The rafters at the cabin do a lot more than hold up the roof: our cabin history was written on one of them above the kitchen counter; I was often reprimanded for hanging from them by my knees; fishing poles were laid across them; and homemade plywood hooks attached to them hold the windows open and support the Coleman lanterns essential to all our late day activities. A memory I treasure most is the time of evening when the fireplace gives off light which flicks on the beautiful wood of the pine rafters...a deep yellow-orange glow making them come alive with warmth and beauty. The V-shaped roof supports lead to the gigantic trophy stuffed elk head on the wall ajacent the porch: the top of the narrow stairway at the other end allows you to walk right out onto the rafters. The stories of the "early days" of the cabin were always fresh in my mind ... how there were so many people at the cabin on holidays they had to sleep on beds made with boards laid across the rafters. Come take a look now at some additional cabin country nostalgia... between the rafters.
This is one of my special places along the river. The journey from the little city of Wise River to the cabin used to be five white bridges long. Excitement always mounted as we crossed another one until finally at the fifth white bridge I was in very familiar territory. At the far side of the bridge there is a huge stone embedded in the roadway where I oftentimes sat watching and listening to the water ripple, splash and plunge over the rocks. I claimed that plot of earth for my own knowing no one could ever cherish it more than I did.
Above the cabin on the main road we frequently hiked up to the meadows, a great place for taking a swim in the sun-warmed water; inner tubes were terrific toys for meandering throughout this beautiful open land fringed with pines on all sides. When I was very young, an abandoned boxcar dotted the landscape at the entrance to the meadows... it is now in a Illinois Railway Museum in Chicago, most likely with my fingerprints and initials carved within. One of the highlights of this area is watching Saddle Back Mountain loom up before you. I have many have fond memories of that view from the time-trodden, often washed out roadway.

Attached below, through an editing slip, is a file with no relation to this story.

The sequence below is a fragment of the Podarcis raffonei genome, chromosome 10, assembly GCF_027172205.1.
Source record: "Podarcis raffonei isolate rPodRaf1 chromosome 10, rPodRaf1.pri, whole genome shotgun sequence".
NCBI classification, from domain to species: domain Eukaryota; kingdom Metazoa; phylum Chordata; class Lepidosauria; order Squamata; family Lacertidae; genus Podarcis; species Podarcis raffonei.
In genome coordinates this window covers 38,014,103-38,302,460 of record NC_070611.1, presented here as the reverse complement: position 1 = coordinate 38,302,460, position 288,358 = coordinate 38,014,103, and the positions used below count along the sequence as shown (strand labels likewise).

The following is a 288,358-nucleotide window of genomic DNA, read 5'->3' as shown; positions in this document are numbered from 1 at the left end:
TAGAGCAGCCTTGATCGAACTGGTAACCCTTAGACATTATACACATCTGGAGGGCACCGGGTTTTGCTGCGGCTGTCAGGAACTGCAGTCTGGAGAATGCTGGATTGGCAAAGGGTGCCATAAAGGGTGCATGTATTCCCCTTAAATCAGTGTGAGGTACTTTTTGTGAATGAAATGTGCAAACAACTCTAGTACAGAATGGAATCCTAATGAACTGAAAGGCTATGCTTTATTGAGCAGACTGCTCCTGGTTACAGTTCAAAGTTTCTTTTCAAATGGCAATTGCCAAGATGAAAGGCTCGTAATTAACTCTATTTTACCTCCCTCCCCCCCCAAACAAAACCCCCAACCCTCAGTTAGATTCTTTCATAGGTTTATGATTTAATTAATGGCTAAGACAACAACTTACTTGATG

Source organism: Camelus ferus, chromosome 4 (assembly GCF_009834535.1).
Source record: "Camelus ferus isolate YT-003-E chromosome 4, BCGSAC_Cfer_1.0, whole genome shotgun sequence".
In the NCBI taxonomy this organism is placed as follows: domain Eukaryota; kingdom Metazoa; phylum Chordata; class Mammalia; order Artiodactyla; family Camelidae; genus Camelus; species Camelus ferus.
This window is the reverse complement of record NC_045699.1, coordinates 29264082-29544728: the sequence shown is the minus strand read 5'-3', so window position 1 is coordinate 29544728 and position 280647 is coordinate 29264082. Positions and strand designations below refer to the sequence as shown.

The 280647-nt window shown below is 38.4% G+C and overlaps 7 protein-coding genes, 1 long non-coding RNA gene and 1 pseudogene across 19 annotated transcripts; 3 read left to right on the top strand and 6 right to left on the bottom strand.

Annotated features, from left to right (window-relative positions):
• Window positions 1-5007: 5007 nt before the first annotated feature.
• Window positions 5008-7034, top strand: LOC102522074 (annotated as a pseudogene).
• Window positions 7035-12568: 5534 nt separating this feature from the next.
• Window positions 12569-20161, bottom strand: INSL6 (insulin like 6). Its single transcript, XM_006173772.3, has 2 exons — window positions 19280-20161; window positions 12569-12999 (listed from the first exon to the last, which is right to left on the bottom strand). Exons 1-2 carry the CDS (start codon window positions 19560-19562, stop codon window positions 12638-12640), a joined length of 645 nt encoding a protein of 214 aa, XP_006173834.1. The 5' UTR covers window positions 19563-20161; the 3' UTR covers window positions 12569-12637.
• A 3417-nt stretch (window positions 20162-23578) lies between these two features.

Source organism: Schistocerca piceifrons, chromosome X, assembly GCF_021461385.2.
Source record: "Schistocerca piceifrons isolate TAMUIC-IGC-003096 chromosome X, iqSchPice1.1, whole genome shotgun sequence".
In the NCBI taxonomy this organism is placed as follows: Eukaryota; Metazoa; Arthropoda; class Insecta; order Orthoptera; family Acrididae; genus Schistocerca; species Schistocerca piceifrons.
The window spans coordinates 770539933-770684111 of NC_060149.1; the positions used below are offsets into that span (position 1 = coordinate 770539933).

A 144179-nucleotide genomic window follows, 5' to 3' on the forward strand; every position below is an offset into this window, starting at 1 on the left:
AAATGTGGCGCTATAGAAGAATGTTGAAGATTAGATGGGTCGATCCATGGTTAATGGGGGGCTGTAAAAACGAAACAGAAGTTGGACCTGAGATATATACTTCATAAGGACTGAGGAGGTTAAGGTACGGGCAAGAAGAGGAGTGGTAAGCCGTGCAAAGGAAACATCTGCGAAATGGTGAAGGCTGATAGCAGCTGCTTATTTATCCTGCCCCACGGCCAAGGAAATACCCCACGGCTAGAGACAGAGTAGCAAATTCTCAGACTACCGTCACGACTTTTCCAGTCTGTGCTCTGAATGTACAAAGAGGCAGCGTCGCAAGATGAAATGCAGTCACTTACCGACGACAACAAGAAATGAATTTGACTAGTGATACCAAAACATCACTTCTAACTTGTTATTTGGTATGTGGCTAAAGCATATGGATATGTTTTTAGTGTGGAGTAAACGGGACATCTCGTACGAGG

Mono Creek Campground was a hub of activity in the early days when the cabin was being built. Though I wasn't born yet I was able to capture the excitement of seeing my grandparents, aunts, uncles, cousins and neighbors as the cabin project progressed on 8mm movies. They set up their frequent temporary headquarters at the campground and made the trek across the road and up the path to the cabin site with tools in hand. The many stories I was told about those days made them seem magical and often cross my mind when I see the campground.
Still further up the road is what remains of the once productive town of Coolidge, only recently having been claimed a treasure to the State of Montana. Seeing it deteriorate year after year as I was growing up was very sad. The building we referred to as the mill was always full of adventure and intrigue for me.. whether explored under the squelching concern of parents or more daring friends; we used to climb the long steep stairway inside the gigantic structure. The railroad tracks were at the top where ore cars once dumped their great loads into the building which covered much of the mountainside. There were many fascinating things at the mill: massive disks of poured concrete with concave tops, huge metal gears and paddles -- still intact as though time had stood still since they had swirled the water around and around on those slabs to sink the heavier elements away from the rocks and dirt. Often we heard eerie clatterings and creaking noises of the stressed beams and imaginations ran wild with what ghosts of the past the building might still harbor. At other times it was hauntingly still allowing us to reflect on who had worked there and what life must have been like for them. A rusty tinged mud puddle was outside the mill at the bottom of the mountain.. edged in sea green and tourquoise... remnants of all the processes that had taken place in the building on the hill.
The Coolidge Ghost Town consisted of a narrow roadway buried in years of nonuse, with primitive houses overgrown with weeds on either side. The homes have weathered to silver-grey with deep ruts in the wood, and wonderful shades of rust and black under the eaves. A few shacks were more secluded at ends of this main dragstrip. There were signs of livelihood all around: an abandoned coffee pot or utensil here and there, cots, bedsprings, old boots, or shirts, tobacco cans, and kitchen furniture often left behind. The covered bridge which sheltered the stream crossing had picnic tables and benches intact though the bridgehouse itself was caved in right over the river with water still rushing inside and around it; it was obvious that there was time for play as well as work in Coolidge. The city must have been an awesome site in its day, so remote with the pines forest so close in and the stream running nearby. It's hard to imagine a more beaufiful or peaceful setting with chipmunks scampering about and birds jostling around on tree limbs. Scouting around the Ghost Town was great fun as a child... and even later as an adult when the mind was more appreciative of the history of the place, and what untold stories were hovering in its midst. We never did see a ghost, but there were times we were sure we heard them!
The photos on this page are from Jerry's
collection taken during our Montana vacation of 1995.